Sunday, June 9, 2013

Who Owns the Future? by Jaron Lanier

Staff Review by Chris Saliba

As an idealist from the generation of computer scientists that helped create the internet, Jaron Lanier now feels that something has gone terribly wrong. Too much power is concentrated in the hands of too few. In Lanier's new book, he provides a wide ranging and deeply considered discussion paper on this very dilemma. 

Humanist, musician and computer scientist Jaron Lanier’s main claim to fame is the invention of virtual reality, a term he popularised. He currently works at Microsoft in one of their research labs. In addition to his many accomplishments he is now making a name for himself as a writer. His first book, You Are Not a Gadget, was a critique of Web 2.0 culture. Facebook and similar sites, he claimed,  had reduced our human potential, not expanded it. In this new book, Who Owns the Future?, Lanier tackles the economics of the internet: who wins, who loses, and how we should aim to spread the wealth around.

Lanier’s argument is really an age old one. Those who control the new technologies (in this case information technology) become enormously powerful, often putting the common good at peril. In the information age, power becomes concentrated in the servers of big corporations like Google and Facebook. Lanier calls these big servers ‘siren servers’: they transfix us with their dazzling allure but there is danger. While we might download free music, for example, this is eating away the music industry.

Those attracted to the siren server’s offer of freebies and treats may find themselves unable to obtain work in the industry of their choice. The upfront freebies that the internet gives may provide quick and easy gratification, but it also blinds us to their more serious long terms effects. We create an economy where a few become rich and powerful, while the rest of us must try to eke out a living on what's left. Surprisingly, Lanier’s argument is almost that of a Luddite: the new technology destroys many jobs and leaves few new ones behind to fill the gap.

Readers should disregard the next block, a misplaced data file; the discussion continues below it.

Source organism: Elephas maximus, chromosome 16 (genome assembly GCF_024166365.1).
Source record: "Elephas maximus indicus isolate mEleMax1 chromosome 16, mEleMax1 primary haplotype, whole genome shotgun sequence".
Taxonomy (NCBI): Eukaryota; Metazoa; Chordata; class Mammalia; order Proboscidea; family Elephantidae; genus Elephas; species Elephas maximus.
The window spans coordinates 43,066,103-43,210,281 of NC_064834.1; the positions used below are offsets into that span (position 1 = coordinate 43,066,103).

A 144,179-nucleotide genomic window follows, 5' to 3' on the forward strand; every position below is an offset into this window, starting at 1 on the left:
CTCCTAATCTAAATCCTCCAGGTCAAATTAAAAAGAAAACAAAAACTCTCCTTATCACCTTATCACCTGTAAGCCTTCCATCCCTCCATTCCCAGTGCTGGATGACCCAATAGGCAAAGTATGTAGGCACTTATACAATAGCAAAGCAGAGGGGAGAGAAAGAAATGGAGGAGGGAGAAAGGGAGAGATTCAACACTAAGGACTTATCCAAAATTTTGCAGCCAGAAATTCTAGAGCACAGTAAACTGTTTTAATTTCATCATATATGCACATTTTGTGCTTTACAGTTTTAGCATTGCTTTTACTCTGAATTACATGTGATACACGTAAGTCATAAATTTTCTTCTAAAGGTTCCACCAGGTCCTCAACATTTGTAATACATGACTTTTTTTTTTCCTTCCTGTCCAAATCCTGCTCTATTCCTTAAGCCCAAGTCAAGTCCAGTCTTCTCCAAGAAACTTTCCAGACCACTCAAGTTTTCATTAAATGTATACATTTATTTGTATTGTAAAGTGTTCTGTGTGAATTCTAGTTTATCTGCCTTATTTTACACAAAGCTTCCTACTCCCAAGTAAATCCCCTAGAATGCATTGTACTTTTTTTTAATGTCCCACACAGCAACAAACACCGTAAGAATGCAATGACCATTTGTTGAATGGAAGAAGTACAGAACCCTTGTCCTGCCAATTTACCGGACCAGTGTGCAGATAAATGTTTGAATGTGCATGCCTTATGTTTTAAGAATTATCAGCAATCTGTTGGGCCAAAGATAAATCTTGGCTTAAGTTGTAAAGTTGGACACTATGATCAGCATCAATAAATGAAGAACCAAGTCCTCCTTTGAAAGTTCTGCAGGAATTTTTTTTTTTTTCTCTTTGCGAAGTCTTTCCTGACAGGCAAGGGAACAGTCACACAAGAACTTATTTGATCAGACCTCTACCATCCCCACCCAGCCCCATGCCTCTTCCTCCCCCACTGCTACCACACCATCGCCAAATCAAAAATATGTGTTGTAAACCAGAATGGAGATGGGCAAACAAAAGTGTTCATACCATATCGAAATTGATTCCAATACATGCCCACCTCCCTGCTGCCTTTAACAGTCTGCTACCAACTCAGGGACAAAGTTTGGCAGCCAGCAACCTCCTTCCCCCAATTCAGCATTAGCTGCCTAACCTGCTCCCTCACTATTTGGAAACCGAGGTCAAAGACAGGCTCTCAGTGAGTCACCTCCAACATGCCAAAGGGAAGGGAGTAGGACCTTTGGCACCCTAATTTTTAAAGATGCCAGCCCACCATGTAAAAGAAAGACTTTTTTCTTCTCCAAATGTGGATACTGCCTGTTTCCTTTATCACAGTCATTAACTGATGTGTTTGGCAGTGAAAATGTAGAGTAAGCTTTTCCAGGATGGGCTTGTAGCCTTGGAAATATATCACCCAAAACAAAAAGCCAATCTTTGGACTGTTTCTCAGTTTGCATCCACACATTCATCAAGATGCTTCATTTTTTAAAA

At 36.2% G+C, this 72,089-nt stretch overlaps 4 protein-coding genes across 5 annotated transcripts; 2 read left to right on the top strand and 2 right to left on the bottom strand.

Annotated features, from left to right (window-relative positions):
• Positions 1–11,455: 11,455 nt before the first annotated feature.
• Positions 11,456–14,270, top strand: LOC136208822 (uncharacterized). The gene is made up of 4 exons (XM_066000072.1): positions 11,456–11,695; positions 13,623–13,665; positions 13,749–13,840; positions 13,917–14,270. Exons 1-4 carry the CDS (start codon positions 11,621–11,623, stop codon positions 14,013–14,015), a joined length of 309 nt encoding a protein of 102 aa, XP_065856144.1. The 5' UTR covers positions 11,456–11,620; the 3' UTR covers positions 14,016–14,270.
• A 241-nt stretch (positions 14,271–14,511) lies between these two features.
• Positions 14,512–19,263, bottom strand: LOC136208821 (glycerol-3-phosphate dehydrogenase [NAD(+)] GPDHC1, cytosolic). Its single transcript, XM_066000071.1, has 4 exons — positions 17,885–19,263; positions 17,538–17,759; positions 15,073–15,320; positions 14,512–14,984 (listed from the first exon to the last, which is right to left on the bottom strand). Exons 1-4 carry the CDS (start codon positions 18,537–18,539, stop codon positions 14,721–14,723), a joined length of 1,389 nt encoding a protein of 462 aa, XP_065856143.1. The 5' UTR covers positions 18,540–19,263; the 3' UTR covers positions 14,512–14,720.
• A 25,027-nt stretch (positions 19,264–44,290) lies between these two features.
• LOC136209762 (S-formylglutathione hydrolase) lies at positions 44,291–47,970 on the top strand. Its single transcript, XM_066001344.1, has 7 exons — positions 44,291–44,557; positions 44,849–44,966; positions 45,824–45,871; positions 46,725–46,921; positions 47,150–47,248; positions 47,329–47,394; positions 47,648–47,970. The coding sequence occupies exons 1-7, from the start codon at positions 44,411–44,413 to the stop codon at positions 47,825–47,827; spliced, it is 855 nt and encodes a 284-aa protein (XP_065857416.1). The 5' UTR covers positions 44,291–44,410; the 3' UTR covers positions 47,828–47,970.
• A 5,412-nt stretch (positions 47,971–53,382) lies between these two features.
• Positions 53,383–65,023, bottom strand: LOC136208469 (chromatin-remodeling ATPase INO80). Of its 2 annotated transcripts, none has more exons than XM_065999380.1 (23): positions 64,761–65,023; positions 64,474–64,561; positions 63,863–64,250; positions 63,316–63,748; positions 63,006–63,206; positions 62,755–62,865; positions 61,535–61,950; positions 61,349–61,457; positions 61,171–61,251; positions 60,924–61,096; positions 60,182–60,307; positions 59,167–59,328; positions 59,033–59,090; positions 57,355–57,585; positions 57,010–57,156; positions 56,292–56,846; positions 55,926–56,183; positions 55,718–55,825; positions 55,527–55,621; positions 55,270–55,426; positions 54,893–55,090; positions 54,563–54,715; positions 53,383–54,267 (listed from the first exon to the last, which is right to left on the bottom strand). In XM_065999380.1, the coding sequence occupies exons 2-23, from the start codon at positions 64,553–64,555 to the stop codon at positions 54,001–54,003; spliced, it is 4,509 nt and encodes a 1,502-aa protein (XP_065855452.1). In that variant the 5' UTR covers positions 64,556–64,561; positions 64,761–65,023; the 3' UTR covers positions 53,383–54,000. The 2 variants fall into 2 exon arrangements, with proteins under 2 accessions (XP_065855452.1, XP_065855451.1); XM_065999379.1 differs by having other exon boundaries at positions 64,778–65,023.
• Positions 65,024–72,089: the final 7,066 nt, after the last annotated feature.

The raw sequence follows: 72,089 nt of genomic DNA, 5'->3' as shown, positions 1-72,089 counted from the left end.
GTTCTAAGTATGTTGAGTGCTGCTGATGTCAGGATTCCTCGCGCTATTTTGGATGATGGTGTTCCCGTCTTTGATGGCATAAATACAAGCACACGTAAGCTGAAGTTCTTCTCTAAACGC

The answer to this dilemma is a pretty standard one: redistribute the wealth. Seeing wealth in the internet age is built by controlling information about people, Lanier suggests that we should all get nanopayments for the bits and pieces of information we surrender to the siren servers. This would create a modest income for people and make their contribution valued. It would also be a way of preserving the middle class, which is seeing its ranks diminished. At the moment, this value is not recorded in the internet’s accounting system, it’s ‘off the books’. How would this be done? Lanier doesn’t give many details. As he readily admits, he’s really just throwing around ideas, but the rough answer is the internet would be retrofitted as a two way system so users could track who was using their information and then claim some type of payment. The information revolution would roll back the other way.

Of course this all sounds impossible and totally unlikely to ever happen. Who Owns the Future? can’t really be taken seriously as a prescription for a future internet economy. It seems too way out, or maybe we've all been too seduced by the power of the 'siren servers', and can't see any other alternatives to the current system.

Despite the book’s dubious utility, there are plenty of reasons why you should read Who Owns the Future? Lanier is a brilliant writer whose prose is rich and lovely. He has a broad range of ideas about the internet age that he discusses in a way that is accessible to the lay reader lacking in computer expertise (like this reviewer). Lanier has obviously thought long and deeply about a lot of wide ranging issues. He has quite a capacious mind and a philosopher’s temperament. In the final analysis he argues for balance and humanistic values when weighing up the internet's huge potential.

For example:

Making choices of where to place the barrier between ego and algorithm is unavoidable in the age of cloud software. Drawing the line between what we forfeit to calculation and what we reserve for the heroics of free will is the story of our time.


And if, as I argue, the world must eventually become somewhat artificial in order to thrive, must experience enabled by the Machine be forever inauthentic, infertile or shallow in comparison?

Jaron Lanier has a utopian vision of the internet as a humanist economy, one that sustains a broad middle class, rather than concentrating wealth at the top. He’s undoubtedly a hippie idealist. Who Owns the Future? will free your mind and open it to a world of wonderful possibilities. It will also hopefully kick start a discussion in the wider community about these vital issues.

Who Owns the Future?  by Jaron Lanier. Published by Allen Lane. ISBN: 9781846145223 RRP: $45.00